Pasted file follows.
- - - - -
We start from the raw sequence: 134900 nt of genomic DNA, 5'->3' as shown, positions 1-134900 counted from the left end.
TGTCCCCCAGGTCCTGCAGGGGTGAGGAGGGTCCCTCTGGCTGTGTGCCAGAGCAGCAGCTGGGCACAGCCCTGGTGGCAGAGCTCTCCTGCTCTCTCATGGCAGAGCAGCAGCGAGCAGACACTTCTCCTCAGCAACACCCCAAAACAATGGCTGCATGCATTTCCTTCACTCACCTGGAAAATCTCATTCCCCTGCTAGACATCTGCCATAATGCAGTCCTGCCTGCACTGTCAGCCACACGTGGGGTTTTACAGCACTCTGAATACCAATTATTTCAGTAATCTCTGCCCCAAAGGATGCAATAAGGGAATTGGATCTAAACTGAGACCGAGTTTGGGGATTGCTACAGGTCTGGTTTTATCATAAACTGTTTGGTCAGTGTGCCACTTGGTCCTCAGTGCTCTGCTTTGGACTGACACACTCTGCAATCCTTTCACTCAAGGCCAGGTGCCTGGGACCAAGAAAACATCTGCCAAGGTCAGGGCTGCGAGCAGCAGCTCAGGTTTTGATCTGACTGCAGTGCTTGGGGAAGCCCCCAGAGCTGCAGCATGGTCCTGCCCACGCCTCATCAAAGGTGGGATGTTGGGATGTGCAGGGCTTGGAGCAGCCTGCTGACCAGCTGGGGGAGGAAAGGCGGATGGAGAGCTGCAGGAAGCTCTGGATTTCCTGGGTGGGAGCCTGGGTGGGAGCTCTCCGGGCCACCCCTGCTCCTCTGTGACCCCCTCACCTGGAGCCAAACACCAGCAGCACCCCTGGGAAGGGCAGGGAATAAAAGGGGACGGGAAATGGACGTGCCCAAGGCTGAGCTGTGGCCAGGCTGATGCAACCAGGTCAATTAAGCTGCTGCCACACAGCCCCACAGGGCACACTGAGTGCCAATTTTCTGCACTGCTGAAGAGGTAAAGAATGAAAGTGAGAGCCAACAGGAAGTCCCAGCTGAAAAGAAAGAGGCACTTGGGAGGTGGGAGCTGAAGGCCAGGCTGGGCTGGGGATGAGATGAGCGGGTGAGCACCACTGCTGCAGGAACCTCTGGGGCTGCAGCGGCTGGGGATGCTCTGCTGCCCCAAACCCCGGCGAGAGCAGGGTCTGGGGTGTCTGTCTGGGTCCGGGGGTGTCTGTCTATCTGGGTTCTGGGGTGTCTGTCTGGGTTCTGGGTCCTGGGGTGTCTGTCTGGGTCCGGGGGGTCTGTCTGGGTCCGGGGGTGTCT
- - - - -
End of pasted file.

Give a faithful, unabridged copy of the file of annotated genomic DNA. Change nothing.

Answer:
We start from the raw sequence: 134900 nt of genomic DNA, 5'->3' as shown, positions 1-134900 counted from the left end.
TGTCCCCCAGGTCCTGCAGGGGTGAGGAGGGTCCCTCTGGCTGTGTGCCAGAGCAGCAGCTGGGCACAGCCCTGGTGGCAGAGCTCTCCTGCTCTCTCATGGCAGAGCAGCAGCGAGCAGACACTTCTCCTCAGCAACACCCCAAAACAATGGCTGCATGCATTTCCTTCACTCACCTGGAAAATCTCATTCCCCTGCTAGACATCTGCCATAATGCAGTCCTGCCTGCACTGTCAGCCACACGTGGGGTTTTACAGCACTCTGAATACCAATTATTTCAGTAATCTCTGCCCCAAAGGATGCAATAAGGGAATTGGATCTAAACTGAGACCGAGTTTGGGGATTGCTACAGGTCTGGTTTTATCATAAACTGTTTGGTCAGTGTGCCACTTGGTCCTCAGTGCTCTGCTTTGGACTGACACACTCTGCAATCCTTTCACTCAAGGCCAGGTGCCTGGGACCAAGAAAACATCTGCCAAGGTCAGGGCTGCGAGCAGCAGCTCAGGTTTTGATCTGACTGCAGTGCTTGGGGAAGCCCCCAGAGCTGCAGCATGGTCCTGCCCACGCCTCATCAAAGGTGGGATGTTGGGATGTGCAGGGCTTGGAGCAGCCTGCTGACCAGCTGGGGGAGGAAAGGCGGATGGAGAGCTGCAGGAAGCTCTGGATTTCCTGGGTGGGAGCCTGGGTGGGAGCTCTCCGGGCCACCCCTGCTCCTCTGTGACCCCCTCACCTGGAGCCAAACACCAGCAGCACCCCTGGGAAGGGCAGGGAATAAAAGGGGACGGGAAATGGACGTGCCCAAGGCTGAGCTGTGGCCAGGCTGATGCAACCAGGTCAATTAAGCTGCTGCCACACAGCCCCACAGGGCACACTGAGTGCCAATTTTCTGCACTGCTGAAGAGGTAAAGAATGAAAGTGAGAGCCAACAGGAAGTCCCAGCTGAAAAGAAAGAGGCACTTGGGAGGTGGGAGCTGAAGGCCAGGCTGGGCTGGGGATGAGATGAGCGGGTGAGCACCACTGCTGCAGGAACCTCTGGGGCTGCAGCGGCTGGGGATGCTCTGCTGCCCCAAACCCCGGCGAGAGCAGGGTCTGGGGTGTCTGTCTGGGTCCGGGGGTGTCTGTCTATCTGGGTTCTGGGGTGTCTGTCTGGGTTCTGGGTCCTGGGGTGTCTGTCTGGGTCCGGGGGGTCTGTCTGGGTCCGGGGGTGTCT